We represent a group of students involved with the Sunrise Movement, a youth-led organization to stop climate change and create millions of good jobs in the process. Our 11 guiding principles make clear that Sunrise is all about coming together. Right now, we cannot physically gather, but our voices are as loud as ever. The climate crisis and the coronavirus pandemic may not appear to have a lot in common, but both are threatening millions of lives around the world and have the potential to cause drastic economic losses. The difference is that climate change is seen as a problem of the future and one that affects only certain people, while the coronavirus is right in our faces. Let’s use this tragic social and political moment to prove that we can create strong communities and systems of support so that, during times of crisis, each member of our society not only survives but lifts others up as well. We have the power to change the way our lives work, to create a way of living that prioritizes caring for each other and the Earth. Now more than ever, in the time of great social change, we have the opportunity to create the future we want.
The Green New Deal is a legislative package that will convert our economy to one-hundred percent renewable energy and create millions of good jobs, while ensuring a just transition for America’s workers and families. Importantly, it would include Medicare for All—a need that is more clear today than ever. It would provide a much-needed economic stimulus by investing in infrastructure and creating green jobs to fuel a more sustainable future, while at the same time creating support structures such as universal healthcare that would prevent unnecessary suffering during the next crisis, whether it be climate-driven or not.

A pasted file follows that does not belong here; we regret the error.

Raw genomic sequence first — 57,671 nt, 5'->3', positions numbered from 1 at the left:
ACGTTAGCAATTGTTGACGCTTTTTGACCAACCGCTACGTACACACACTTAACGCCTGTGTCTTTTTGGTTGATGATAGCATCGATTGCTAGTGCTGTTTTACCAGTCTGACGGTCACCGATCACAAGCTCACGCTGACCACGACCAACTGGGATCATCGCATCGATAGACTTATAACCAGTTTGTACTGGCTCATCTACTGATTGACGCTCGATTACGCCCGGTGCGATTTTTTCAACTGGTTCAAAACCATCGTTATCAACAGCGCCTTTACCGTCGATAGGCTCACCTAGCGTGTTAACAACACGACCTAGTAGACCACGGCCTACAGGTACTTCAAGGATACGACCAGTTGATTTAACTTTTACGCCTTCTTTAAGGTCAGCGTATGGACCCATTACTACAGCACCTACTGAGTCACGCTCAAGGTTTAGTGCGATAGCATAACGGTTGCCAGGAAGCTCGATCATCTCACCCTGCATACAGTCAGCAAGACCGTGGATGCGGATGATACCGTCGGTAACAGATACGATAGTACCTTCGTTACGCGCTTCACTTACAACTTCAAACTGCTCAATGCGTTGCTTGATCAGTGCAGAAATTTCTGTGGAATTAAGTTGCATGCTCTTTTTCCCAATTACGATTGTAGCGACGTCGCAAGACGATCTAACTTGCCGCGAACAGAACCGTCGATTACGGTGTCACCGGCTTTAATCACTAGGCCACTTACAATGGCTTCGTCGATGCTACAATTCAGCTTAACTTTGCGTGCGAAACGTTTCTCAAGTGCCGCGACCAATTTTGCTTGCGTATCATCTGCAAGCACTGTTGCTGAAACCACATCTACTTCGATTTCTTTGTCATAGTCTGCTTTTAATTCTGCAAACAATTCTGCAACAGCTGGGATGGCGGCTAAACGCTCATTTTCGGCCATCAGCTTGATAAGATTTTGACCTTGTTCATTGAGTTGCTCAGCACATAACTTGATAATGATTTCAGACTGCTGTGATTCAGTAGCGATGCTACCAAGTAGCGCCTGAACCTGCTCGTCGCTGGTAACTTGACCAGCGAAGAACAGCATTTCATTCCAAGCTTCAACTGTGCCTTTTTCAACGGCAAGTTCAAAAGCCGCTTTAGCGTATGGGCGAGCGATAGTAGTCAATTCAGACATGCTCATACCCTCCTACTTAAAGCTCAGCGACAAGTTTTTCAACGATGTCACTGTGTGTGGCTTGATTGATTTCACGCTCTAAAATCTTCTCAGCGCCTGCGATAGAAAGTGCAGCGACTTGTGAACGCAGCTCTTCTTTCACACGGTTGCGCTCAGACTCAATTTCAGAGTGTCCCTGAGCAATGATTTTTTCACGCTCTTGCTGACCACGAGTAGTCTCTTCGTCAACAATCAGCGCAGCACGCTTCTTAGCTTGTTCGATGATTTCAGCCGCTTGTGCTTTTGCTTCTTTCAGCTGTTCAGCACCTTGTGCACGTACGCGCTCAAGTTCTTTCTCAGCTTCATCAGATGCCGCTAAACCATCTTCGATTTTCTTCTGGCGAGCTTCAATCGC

These structural changes may seem drastic and nearly impossible in the face of political opposition and moneyed interests, but we have done this before. We have mobilized to fight a common threat before—during the Great Depression and the Second World War. Out of the Great Depression came the New Deal, which created jobs, started Social Security, increased labor rights, funded the arts and developed infrastructure. During World War II, the entire country rationed foods and started gardens to ensure that the troops would have enough to eat. Americans used their time to volunteer for the cause. Women went to work in factories in place of the men fighting. People’s lives changed.
We have a common enemy now, too, and we must take this time of change as an opportunity, so those who have died unnecessarily from a lack of leadership and broken systems will not have died in vain. Wars have historically brought people together because they have provided, in the face of great tragedy, a reason to unite as a nation. We have experienced this elevated level of suffering before. We cannot forget the lessons that we are continuing to learn over the course of this pandemic. The challenges that we’re facing now, although shockingly dramatized and exacerbated by this current crisis, are not new.
Coronavirus is the current crisis, and climate change is one of the past, present and future. Both of them require us to reevaluate our priorities and recognize the value of human life over profit, and both require us to listen to the experts and consider what the future might look like instead of clinging to the past. Both of these crises require our immediate, collective and focused attention, and if we look close enough, some of the solutions may not be that different between the two.
This article was co-written by Hayden Keene, Leif Maynard, Perrin Milliken, Annika Moore, Olivia Bronzo-Munich, Lucie Nolden and Danielle Strauss. It represents the opinions of the Sunrise Bowdoin leadership team.